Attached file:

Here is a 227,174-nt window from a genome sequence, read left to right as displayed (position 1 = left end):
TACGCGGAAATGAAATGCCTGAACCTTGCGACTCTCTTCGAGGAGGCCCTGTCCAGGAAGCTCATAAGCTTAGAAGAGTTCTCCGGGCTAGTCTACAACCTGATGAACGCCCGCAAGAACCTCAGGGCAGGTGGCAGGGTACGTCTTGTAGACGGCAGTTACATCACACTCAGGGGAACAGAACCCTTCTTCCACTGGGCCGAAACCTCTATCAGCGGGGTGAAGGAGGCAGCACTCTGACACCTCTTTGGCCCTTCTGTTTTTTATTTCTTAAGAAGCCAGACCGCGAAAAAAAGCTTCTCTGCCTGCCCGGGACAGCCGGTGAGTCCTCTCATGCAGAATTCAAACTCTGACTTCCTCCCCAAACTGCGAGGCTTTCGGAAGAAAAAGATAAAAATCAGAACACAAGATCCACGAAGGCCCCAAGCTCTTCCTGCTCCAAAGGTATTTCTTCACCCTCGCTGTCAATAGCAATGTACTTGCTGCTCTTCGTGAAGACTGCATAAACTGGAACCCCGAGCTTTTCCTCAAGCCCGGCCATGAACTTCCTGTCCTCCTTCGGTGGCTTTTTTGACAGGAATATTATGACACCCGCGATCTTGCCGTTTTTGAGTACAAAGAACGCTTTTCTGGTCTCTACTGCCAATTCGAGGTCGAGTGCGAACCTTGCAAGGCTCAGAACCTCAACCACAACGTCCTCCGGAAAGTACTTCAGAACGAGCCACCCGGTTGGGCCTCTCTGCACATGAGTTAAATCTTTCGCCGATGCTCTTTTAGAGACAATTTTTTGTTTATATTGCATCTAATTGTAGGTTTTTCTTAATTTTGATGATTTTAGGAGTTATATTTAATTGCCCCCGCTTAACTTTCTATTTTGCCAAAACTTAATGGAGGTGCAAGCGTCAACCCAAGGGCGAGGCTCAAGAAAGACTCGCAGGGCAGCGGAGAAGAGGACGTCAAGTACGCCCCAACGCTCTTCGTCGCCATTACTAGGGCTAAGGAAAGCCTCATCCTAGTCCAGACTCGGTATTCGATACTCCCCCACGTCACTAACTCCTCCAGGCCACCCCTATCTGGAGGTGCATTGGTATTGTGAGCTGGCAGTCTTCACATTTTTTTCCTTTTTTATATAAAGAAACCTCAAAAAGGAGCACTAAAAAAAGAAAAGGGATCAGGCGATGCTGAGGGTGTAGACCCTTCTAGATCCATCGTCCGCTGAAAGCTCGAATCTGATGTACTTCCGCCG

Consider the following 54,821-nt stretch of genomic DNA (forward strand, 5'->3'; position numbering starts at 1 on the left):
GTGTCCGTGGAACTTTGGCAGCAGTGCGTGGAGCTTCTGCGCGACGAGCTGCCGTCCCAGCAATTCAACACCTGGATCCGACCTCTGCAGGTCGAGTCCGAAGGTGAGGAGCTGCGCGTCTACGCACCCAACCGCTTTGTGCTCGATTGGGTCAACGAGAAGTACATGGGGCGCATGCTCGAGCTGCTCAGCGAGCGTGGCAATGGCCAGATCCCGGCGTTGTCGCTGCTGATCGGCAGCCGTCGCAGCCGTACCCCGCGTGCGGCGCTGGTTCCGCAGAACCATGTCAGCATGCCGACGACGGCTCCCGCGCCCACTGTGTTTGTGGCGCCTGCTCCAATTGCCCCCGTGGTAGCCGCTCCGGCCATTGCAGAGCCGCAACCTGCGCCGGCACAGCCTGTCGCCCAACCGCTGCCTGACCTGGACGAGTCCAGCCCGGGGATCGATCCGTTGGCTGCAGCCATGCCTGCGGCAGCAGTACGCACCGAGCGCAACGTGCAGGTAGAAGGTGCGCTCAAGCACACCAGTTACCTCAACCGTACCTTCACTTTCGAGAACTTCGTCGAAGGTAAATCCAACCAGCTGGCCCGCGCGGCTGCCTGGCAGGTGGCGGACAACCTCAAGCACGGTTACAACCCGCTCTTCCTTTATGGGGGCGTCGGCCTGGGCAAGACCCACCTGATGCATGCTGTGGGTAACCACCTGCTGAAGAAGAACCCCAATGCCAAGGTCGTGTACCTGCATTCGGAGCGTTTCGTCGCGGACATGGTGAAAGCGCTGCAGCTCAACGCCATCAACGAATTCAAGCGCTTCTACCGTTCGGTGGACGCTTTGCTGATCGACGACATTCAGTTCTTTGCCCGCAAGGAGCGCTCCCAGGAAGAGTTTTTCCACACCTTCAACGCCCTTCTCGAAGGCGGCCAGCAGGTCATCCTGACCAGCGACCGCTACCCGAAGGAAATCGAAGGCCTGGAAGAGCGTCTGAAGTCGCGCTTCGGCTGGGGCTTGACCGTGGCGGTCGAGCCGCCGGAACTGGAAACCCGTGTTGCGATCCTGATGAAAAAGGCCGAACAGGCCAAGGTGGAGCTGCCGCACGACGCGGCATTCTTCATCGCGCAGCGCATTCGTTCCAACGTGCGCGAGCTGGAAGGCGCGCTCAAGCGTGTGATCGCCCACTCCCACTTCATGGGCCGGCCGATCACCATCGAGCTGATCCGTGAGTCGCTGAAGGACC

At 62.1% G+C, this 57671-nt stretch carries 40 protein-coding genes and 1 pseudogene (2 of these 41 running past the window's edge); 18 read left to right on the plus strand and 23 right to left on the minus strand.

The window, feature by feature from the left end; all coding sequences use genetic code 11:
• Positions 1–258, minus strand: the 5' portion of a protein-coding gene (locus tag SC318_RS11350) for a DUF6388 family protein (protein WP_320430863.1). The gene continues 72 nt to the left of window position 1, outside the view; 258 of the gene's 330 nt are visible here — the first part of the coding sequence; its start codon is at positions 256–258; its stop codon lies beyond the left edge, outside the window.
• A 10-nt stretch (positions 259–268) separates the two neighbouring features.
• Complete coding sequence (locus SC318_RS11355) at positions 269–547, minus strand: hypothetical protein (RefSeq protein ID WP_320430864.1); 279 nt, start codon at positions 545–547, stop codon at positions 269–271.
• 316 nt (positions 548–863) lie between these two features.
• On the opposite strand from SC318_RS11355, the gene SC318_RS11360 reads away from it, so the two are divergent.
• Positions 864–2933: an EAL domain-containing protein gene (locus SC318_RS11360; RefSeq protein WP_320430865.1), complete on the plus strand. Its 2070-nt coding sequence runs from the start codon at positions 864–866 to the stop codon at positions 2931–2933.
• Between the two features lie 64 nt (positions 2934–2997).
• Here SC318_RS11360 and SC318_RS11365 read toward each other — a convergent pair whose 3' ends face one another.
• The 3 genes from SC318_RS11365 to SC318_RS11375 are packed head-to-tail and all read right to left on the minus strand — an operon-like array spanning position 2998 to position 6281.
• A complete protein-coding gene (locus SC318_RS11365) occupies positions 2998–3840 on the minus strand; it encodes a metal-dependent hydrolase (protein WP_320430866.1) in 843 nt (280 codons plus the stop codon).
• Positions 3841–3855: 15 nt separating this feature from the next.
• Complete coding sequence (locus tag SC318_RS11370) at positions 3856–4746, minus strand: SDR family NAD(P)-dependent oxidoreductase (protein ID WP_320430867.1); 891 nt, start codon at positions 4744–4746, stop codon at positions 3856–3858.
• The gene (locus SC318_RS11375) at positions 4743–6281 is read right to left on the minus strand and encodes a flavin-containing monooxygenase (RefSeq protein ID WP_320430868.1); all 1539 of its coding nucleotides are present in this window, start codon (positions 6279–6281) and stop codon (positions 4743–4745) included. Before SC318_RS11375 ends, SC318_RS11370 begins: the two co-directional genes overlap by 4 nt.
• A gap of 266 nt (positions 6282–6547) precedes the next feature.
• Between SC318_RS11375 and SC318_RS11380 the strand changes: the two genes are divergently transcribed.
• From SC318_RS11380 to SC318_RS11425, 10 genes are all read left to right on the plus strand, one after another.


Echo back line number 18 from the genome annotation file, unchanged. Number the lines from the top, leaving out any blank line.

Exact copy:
• Complete coding sequence (locus tag SC318_RS11370) at positions 3856–4746, minus strand: SDR family NAD(P)-dependent oxidoreductase (protein ID WP_320430867.1); 891 nt, start codon at positions 4744–4746, stop codon at positions 3856–3858.